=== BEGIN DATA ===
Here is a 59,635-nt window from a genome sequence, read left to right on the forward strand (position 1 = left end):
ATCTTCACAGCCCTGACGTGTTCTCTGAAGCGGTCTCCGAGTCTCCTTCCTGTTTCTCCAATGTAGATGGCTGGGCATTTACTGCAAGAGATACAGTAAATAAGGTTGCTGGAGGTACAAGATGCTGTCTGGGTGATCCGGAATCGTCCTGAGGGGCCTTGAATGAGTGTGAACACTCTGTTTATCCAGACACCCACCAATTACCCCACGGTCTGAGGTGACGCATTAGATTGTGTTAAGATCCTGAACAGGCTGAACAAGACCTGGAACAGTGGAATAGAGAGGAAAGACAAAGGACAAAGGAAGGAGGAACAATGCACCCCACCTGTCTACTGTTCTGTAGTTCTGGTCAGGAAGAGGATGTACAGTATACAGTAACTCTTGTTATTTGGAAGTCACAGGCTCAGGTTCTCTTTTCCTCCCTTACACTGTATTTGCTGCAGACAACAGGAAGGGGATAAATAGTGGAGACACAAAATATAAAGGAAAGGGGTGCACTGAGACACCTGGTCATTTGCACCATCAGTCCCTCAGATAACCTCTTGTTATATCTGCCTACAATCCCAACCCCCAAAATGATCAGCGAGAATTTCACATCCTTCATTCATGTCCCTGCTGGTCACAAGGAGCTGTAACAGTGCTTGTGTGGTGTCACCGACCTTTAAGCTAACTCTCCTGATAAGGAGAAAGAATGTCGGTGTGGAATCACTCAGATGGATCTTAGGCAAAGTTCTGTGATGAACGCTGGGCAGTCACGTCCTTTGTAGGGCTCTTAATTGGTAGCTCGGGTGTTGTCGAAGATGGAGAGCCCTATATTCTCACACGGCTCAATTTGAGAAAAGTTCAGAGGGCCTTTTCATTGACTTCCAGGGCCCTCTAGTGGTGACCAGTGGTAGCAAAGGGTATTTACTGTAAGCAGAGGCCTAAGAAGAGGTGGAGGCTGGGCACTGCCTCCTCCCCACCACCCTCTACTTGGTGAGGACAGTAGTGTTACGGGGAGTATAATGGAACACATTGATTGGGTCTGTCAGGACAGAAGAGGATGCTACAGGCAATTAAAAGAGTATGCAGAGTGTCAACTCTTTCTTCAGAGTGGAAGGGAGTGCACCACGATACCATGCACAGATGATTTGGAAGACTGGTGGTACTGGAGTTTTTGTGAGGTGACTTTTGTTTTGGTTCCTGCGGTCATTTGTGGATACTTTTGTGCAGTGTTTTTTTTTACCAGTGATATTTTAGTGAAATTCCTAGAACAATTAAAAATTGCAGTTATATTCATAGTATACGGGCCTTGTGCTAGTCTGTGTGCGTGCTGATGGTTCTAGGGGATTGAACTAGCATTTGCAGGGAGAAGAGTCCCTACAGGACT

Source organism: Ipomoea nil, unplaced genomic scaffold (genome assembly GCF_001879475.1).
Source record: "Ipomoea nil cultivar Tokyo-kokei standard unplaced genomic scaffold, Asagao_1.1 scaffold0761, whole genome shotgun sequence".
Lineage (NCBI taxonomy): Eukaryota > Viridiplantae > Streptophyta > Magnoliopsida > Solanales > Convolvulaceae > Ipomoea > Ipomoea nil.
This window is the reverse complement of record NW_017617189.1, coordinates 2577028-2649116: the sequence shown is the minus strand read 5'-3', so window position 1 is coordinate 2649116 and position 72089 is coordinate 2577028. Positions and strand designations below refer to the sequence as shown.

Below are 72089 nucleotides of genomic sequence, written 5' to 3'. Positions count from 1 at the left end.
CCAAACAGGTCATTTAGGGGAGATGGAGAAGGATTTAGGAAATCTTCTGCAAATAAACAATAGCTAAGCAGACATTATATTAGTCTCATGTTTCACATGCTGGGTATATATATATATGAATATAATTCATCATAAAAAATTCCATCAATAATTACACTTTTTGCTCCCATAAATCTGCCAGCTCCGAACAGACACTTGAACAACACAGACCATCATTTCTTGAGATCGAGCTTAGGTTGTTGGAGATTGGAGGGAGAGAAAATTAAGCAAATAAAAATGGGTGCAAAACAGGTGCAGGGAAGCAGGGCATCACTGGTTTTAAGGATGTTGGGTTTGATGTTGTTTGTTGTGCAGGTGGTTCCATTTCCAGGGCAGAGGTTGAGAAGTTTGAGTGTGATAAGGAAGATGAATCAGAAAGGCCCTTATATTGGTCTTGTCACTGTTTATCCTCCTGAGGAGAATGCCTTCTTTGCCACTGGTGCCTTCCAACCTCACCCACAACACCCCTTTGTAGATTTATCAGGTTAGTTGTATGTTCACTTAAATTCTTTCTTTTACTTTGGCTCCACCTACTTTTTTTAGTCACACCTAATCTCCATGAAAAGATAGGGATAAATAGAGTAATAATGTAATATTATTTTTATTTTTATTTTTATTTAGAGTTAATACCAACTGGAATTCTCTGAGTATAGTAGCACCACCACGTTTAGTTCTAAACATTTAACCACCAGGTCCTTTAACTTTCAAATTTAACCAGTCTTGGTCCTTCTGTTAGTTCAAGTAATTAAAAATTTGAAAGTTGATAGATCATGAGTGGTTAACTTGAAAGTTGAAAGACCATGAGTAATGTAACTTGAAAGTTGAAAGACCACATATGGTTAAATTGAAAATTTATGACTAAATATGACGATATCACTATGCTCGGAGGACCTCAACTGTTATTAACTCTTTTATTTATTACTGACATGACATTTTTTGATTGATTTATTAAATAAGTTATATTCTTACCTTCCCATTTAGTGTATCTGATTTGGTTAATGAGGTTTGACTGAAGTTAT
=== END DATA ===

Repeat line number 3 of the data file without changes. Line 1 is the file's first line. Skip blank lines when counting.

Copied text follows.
Source organism: Ipomoea nil, unplaced genomic scaffold (genome assembly GCF_001879475.1).